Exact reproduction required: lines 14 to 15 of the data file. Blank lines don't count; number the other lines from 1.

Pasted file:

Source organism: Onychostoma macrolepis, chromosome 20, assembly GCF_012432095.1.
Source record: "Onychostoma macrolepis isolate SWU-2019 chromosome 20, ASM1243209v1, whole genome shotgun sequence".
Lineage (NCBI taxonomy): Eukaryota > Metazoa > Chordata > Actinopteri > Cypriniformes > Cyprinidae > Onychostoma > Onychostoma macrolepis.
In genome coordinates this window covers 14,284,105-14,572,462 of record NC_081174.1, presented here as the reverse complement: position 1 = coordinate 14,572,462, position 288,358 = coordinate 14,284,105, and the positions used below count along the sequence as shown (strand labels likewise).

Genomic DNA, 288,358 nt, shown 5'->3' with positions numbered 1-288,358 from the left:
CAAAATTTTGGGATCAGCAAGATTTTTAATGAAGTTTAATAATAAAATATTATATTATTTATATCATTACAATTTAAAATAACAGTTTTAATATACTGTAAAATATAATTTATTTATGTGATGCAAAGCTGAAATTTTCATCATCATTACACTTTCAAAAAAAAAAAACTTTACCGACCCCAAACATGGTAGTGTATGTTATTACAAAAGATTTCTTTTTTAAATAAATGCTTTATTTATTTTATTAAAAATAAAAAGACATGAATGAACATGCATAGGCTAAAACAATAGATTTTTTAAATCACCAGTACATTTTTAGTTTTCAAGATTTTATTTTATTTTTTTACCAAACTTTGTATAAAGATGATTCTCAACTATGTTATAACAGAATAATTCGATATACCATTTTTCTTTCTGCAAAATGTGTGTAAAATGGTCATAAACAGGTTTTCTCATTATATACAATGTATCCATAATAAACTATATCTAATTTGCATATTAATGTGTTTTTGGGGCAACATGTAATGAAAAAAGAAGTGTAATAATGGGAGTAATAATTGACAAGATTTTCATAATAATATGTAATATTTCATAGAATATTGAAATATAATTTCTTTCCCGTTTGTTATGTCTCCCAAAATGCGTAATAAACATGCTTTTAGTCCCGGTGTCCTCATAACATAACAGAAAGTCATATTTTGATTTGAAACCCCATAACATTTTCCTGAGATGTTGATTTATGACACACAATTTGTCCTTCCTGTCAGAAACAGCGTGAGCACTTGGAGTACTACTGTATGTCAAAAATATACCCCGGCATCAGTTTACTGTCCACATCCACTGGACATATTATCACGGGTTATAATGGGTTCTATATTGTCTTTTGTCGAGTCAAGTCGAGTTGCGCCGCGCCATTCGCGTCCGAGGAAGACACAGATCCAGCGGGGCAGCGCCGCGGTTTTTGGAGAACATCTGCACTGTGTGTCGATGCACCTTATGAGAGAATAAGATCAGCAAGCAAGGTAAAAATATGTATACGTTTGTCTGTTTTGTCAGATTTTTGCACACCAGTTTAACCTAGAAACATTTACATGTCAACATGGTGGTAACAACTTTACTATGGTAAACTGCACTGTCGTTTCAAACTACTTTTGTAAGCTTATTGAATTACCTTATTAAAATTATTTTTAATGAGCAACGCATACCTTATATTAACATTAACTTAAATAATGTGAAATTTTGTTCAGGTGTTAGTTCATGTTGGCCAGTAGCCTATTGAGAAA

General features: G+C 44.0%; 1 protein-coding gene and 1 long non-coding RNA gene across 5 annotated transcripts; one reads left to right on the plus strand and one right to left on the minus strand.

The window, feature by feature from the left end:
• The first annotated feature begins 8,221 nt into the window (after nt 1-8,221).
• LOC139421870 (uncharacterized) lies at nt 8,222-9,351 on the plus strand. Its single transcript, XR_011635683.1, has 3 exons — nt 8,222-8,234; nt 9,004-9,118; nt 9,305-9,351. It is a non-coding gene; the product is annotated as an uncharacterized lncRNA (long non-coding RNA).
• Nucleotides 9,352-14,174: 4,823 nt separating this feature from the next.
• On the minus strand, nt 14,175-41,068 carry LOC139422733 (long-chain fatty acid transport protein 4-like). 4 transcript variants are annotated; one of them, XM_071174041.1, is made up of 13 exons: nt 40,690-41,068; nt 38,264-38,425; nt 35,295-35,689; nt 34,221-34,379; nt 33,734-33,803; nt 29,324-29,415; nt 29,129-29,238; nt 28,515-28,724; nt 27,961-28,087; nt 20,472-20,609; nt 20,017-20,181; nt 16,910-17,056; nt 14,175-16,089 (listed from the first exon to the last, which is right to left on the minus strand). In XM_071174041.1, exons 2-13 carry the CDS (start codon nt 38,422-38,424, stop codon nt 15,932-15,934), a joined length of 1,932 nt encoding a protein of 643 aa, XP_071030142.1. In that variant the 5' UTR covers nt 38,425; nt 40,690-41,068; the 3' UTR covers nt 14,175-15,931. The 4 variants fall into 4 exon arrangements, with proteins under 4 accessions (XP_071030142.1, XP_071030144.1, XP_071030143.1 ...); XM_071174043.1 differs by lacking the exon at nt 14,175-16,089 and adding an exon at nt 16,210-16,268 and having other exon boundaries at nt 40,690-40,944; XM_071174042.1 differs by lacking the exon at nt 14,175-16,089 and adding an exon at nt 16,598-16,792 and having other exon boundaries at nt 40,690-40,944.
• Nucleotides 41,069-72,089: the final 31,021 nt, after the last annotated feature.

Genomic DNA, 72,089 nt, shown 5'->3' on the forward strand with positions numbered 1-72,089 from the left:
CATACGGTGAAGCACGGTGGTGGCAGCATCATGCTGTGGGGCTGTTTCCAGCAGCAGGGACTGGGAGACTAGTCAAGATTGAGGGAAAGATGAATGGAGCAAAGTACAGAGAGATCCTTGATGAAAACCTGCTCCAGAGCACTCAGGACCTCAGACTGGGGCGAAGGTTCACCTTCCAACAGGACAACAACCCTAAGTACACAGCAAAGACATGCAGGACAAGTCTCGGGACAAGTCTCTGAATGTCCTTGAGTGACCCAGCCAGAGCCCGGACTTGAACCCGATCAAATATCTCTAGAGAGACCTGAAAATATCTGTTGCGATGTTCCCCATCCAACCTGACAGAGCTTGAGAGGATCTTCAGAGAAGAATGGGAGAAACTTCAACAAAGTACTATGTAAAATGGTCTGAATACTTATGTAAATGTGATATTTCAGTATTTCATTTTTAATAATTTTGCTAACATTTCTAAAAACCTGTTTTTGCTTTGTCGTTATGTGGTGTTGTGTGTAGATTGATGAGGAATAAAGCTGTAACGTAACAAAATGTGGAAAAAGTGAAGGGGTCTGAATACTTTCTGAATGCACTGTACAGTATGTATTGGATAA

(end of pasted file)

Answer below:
Genomic DNA, 72,089 nt, shown 5'->3' on the forward strand with positions numbered 1-72,089 from the left:
CATACGGTGAAGCACGGTGGTGGCAGCATCATGCTGTGGGGCTGTTTCCAGCAGCAGGGACTGGGAGACTAGTCAAGATTGAGGGAAAGATGAATGGAGCAAAGTACAGAGAGATCCTTGATGAAAACCTGCTCCAGAGCACTCAGGACCTCAGACTGGGGCGAAGGTTCACCTTCCAACAGGACAACAACCCTAAGTACACAGCAAAGACATGCAGGACAAGTCTCGGGACAAGTCTCTGAATGTCCTTGAGTGACCCAGCCAGAGCCCGGACTTGAACCCGATCAAATATCTCTAGAGAGACCTGAAAATATCTGTTGCGATGTTCCCCATCCAACCTGACAGAGCTTGAGAGGATCTTCAGAGAAGAATGGGAGAAACTTCAACAAAGTACTATGTAAAATGGTCTGAATACTTATGTAAATGTGATATTTCAGTATTTCATTTTTAATAATTTTGCTAACATTTCTAAAAACCTGTTTTTGCTTTGTCGTTATGTGGTGTTGTGTGTAGATTGATGAGGAATAAAGCTGTAACGTAACAAAATGTGGAAAAAGTGAAGGGGTCTGAATACTTTCTGAATGCACTGTACAGTATGTATTGGATAA